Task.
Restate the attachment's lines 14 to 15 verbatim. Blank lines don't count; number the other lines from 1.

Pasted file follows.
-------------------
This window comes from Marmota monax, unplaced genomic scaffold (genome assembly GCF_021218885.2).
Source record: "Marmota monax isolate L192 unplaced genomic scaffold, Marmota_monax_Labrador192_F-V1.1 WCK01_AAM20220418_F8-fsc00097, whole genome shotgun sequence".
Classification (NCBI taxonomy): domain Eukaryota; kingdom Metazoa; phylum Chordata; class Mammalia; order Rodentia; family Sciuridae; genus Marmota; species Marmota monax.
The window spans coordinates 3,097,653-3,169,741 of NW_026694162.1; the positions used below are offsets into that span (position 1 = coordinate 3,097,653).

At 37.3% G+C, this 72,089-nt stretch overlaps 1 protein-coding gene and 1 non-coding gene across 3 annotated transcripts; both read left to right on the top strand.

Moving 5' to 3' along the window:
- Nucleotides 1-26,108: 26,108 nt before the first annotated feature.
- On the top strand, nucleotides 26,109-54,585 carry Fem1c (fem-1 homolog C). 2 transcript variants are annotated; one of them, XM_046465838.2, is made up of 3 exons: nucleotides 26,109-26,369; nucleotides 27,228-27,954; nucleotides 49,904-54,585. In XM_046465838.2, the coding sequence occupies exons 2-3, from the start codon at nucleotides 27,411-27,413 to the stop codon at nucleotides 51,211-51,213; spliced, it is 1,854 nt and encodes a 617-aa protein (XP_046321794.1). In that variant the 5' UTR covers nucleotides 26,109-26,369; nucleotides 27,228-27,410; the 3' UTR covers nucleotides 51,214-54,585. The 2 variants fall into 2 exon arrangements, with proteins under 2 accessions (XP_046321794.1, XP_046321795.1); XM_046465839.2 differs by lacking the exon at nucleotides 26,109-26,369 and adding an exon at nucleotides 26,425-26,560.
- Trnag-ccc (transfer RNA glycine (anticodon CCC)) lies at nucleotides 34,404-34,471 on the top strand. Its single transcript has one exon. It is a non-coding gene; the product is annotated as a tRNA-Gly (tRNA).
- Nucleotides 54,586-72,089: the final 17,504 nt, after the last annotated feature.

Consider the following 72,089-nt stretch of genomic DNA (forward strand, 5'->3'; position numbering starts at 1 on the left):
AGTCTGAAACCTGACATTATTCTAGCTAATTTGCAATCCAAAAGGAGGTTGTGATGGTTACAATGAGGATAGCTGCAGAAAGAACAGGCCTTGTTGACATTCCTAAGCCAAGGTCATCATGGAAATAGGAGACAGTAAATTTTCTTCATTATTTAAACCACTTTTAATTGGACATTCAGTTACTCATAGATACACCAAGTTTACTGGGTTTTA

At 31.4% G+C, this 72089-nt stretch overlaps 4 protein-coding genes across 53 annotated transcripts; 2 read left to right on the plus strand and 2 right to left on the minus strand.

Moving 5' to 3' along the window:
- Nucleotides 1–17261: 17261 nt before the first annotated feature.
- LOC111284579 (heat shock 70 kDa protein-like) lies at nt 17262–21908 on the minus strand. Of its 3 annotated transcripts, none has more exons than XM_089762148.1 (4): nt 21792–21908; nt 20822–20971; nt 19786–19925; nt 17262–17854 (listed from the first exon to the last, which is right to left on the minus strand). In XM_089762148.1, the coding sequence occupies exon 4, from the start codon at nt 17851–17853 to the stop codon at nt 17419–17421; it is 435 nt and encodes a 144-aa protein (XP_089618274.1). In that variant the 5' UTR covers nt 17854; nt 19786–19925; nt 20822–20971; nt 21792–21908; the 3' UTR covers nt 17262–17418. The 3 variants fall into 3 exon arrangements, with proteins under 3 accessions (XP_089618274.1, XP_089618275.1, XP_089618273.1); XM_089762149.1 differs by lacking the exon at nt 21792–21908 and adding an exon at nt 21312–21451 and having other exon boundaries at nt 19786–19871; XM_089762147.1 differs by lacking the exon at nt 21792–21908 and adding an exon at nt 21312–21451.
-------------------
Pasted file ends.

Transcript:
Moving 5' to 3' along the window:
- Nucleotides 1–17261: 17261 nt before the first annotated feature.